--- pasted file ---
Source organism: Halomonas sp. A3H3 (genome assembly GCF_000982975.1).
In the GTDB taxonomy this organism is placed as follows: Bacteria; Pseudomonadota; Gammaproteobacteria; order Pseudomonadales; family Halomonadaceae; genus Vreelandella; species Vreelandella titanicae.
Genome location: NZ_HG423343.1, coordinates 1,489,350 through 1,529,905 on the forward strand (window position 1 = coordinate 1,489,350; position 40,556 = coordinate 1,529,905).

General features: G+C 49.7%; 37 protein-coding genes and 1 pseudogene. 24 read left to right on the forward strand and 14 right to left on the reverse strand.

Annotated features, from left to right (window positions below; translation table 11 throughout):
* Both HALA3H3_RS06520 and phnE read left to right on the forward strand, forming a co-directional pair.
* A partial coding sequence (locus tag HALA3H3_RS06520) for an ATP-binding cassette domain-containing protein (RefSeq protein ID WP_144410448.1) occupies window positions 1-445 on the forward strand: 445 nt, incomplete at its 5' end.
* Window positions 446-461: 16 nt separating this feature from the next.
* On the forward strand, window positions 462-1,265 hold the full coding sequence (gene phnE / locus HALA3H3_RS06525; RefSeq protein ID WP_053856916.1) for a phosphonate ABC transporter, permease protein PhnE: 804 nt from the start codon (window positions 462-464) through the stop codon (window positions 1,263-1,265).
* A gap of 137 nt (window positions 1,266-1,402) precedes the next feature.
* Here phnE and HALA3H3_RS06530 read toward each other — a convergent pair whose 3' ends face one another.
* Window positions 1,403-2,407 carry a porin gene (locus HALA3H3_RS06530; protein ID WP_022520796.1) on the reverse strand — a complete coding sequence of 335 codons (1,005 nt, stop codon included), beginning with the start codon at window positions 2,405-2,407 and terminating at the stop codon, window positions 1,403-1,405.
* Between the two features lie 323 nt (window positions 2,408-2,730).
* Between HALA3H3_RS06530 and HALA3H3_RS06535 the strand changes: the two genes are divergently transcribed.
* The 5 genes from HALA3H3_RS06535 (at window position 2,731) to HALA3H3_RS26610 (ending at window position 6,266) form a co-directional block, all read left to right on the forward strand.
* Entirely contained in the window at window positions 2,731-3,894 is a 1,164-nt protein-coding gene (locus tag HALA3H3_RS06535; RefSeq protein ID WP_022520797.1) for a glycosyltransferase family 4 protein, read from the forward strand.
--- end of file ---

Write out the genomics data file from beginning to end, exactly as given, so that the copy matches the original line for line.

Source organism: Halomonas sp. A3H3 (genome assembly GCF_000982975.1).
In the GTDB taxonomy this organism is placed as follows: Bacteria; Pseudomonadota; Gammaproteobacteria; order Pseudomonadales; family Halomonadaceae; genus Vreelandella; species Vreelandella titanicae.
Genome location: NZ_HG423343.1, coordinates 1,489,350 through 1,529,905 on the forward strand (window position 1 = coordinate 1,489,350; position 40,556 = coordinate 1,529,905).

General features: G+C 49.7%; 37 protein-coding genes and 1 pseudogene. 24 read left to right on the forward strand and 14 right to left on the reverse strand.

Annotated features, from left to right (window positions below; translation table 11 throughout):
* Both HALA3H3_RS06520 and phnE read left to right on the forward strand, forming a co-directional pair.
* A partial coding sequence (locus tag HALA3H3_RS06520) for an ATP-binding cassette domain-containing protein (RefSeq protein ID WP_144410448.1) occupies window positions 1-445 on the forward strand: 445 nt, incomplete at its 5' end.
* Window positions 446-461: 16 nt separating this feature from the next.
* On the forward strand, window positions 462-1,265 hold the full coding sequence (gene phnE / locus HALA3H3_RS06525; RefSeq protein ID WP_053856916.1) for a phosphonate ABC transporter, permease protein PhnE: 804 nt from the start codon (window positions 462-464) through the stop codon (window positions 1,263-1,265).
* A gap of 137 nt (window positions 1,266-1,402) precedes the next feature.
* Here phnE and HALA3H3_RS06530 read toward each other — a convergent pair whose 3' ends face one another.
* Window positions 1,403-2,407 carry a porin gene (locus HALA3H3_RS06530; protein ID WP_022520796.1) on the reverse strand — a complete coding sequence of 335 codons (1,005 nt, stop codon included), beginning with the start codon at window positions 2,405-2,407 and terminating at the stop codon, window positions 1,403-1,405.
* Between the two features lie 323 nt (window positions 2,408-2,730).
* Between HALA3H3_RS06530 and HALA3H3_RS06535 the strand changes: the two genes are divergently transcribed.
* The 5 genes from HALA3H3_RS06535 (at window position 2,731) to HALA3H3_RS26610 (ending at window position 6,266) form a co-directional block, all read left to right on the forward strand.
* Entirely contained in the window at window positions 2,731-3,894 is a 1,164-nt protein-coding gene (locus tag HALA3H3_RS06535; RefSeq protein ID WP_022520797.1) for a glycosyltransferase family 4 protein, read from the forward strand.